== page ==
Pemex filed a motion to dismiss, arguing (1) that under the FSIA, Pemex was immune from the jurisdiction of the district court with respect to the claims asserted by Repsa; and (2) that the settlement agreement upon which the complaint was predicated contained a forum selection clause which directed the parties to a Mexican forum for the resolution of disputes. The district court held a hearing, and, on June 12, 1991, denied the motion to dismiss without opinion.


The procedural saga from this point forward relates to the problem of appellate jurisdiction. On June 21, Pemex filed (1) a motion for reconsideration and (2) a motion to certify an interlocutory appeal. In the motion for reconsideration, Pemex asserted that the judge's comments at the hearing gave the clear impression that the motion to dismiss would be granted. Consequently, Pemex was surprised by the court's order. Directing the court to the arguments advanced in the original motion to dismiss, Pemex urged the court to reconsider and grant the motion. In the motion to certify an interlocutory appeal, Pemex asserted that it could appeal on the immunity issue as a matter of right, but that, to the extent the order rejected the argument on the forum selection issue, it could not appeal unless the district court granted certification pursuant to 28 U.S.C. § 1292(b).


On July 11, Pemex filed a notice of appeal from the June 12 dismissal (erroneously stating that the dismissal order was dated July 13), pointing out that Stena Rederi AB v. Comision de Contratos del Comite, 923 F.2d 380 (5th Cir.1991), permitted an immediate appeal from the denial of a motion to dismiss based on FSIA immunity. On August 14, the district court, again without opinion, denied Pemex's motion for reconsideration, but certified its order for interlocutory appeal.

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On August 23, Pemex filed a "Petition for Permission to Appeal From an Interlocutory Order Pursuant to 28 U.S.C. § 1292(b)" in this court. Pemex indicated that it had already filed a notice of appeal with respect to the FSIA immunity issue, and asserted that a difference of opinion on the question whether the forum selection clause should be respected was substantial enough to warrant interlocutory appeal. A panel of this court denied leave to take an interlocutory appeal. Citing, inter alia, Association of Co-op Members, Inc. v. Farmland Indus., Inc., 684 F.2d 1134 (5th Cir.1982), cert. denied, 460 U.S. 1038, 103 S.Ct. 1428, 75 L.Ed.2d 788 (1983), the panel stated that the district court had failed to satisfy the requirements under 28 U.S.C. § 1292(b) for certifying a question for interlocutory appeal. United States v. Moats, No. 91-9154 (Oct. 8, 1991).3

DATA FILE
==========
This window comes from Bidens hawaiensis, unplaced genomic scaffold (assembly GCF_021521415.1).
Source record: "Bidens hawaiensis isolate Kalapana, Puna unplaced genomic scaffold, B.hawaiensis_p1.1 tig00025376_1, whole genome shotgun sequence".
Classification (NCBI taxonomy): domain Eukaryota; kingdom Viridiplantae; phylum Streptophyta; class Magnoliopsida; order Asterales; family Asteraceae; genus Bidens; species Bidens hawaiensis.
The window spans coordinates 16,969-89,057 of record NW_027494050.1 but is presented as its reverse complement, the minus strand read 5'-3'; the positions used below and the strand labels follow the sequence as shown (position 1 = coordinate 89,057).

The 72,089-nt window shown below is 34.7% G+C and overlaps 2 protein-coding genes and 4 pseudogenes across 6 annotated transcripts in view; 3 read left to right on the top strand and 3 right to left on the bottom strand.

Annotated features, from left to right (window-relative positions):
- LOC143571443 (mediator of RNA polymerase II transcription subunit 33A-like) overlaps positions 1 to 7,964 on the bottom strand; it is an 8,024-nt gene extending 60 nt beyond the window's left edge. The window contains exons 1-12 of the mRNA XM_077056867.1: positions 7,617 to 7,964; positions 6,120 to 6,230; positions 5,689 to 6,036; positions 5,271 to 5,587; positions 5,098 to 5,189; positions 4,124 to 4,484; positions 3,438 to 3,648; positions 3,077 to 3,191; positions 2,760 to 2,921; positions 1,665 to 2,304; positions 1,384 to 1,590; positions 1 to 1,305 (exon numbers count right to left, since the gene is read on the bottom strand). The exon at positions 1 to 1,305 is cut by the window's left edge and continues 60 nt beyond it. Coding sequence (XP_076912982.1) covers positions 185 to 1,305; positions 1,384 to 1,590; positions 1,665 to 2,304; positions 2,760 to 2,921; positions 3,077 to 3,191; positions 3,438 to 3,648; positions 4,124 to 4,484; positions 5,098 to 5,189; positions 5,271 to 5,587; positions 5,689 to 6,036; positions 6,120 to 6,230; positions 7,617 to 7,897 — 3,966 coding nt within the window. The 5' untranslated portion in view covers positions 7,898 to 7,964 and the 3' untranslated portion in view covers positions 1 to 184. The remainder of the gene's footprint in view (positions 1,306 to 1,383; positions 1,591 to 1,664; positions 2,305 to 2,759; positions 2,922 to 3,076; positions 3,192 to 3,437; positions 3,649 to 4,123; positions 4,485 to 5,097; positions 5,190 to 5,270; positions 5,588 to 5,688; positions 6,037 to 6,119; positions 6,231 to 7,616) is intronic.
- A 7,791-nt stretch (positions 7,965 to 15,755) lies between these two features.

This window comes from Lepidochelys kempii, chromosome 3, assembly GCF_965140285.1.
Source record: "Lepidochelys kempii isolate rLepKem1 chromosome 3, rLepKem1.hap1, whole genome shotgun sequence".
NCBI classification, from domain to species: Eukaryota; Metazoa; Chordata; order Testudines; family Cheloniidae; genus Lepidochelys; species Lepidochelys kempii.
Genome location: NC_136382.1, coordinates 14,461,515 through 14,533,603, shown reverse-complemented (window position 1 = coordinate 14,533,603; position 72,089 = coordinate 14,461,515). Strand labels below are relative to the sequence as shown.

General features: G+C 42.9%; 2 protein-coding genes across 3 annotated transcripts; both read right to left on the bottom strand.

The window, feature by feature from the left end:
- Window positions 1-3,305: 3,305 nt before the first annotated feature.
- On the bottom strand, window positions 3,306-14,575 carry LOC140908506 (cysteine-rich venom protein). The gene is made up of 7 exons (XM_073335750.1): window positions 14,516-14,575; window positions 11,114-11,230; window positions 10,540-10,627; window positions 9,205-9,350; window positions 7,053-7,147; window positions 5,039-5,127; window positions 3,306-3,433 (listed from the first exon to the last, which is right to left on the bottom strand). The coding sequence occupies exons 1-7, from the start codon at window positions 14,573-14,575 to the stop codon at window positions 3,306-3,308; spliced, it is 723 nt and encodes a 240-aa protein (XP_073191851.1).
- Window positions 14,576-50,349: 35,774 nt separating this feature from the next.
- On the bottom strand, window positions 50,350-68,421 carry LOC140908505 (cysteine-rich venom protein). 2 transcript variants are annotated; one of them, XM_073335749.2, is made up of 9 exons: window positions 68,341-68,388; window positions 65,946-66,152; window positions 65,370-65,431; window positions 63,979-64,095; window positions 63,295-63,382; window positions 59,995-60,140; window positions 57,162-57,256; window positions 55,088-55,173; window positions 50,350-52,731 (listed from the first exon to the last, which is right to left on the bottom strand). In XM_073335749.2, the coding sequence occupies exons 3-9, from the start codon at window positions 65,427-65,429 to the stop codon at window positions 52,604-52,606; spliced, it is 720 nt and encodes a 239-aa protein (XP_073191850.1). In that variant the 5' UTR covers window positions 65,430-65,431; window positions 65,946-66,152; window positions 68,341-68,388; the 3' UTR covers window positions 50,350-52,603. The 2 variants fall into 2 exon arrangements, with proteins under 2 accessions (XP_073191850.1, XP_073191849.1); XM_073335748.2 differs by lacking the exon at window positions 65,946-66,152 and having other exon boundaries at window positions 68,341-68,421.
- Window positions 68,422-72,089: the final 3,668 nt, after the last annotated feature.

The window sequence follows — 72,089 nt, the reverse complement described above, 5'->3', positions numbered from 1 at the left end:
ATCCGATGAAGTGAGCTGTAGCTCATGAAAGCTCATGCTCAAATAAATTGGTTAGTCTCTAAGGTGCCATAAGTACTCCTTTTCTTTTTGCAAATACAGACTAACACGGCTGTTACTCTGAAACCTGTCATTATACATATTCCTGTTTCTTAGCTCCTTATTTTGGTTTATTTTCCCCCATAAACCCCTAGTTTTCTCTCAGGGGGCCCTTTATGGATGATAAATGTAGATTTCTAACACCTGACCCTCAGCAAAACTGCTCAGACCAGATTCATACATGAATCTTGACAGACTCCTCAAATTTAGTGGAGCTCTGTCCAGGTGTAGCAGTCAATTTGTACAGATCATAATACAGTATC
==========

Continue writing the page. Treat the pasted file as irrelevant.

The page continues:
We confront two distinct questions of appellate jurisdiction. First, we respond to Repsa's argument that we have no jurisdiction to hear this appeal from a non-final order denying a motion to dismiss based on FSIA immunity. Second, we determine whether Pemex properly filed a notice of appeal from the district court's order.


A. Immediate Appeal From Denial of FSIA Immunity


Although the district court did not specify lack of immunity, as opposed to inapplicability of the forum selection clause, as the reason for denying Pemex's motion to dismiss, neither did it indicate that FSIA immunity was not a factor in its decision. More importantly, the effect of the order is to require Pemex to defend the lawsuit. As the purpose behind collateral order appeals from denials of FSIA immunity is to effectuate the guarantee that immune parties will not become embroiled in litigation, see Rush-Presbyterian-St. Luke's Medical Center v. Hellenic Republic, 877 F.2d 574, 576 n. 2 (7th Cir.), cert. denied, 493 U.S. 937, 110 S.Ct. 333, 107 L.Ed.2d 322 (1989), we treat the order as holding that Pemex does not have sovereign immunity.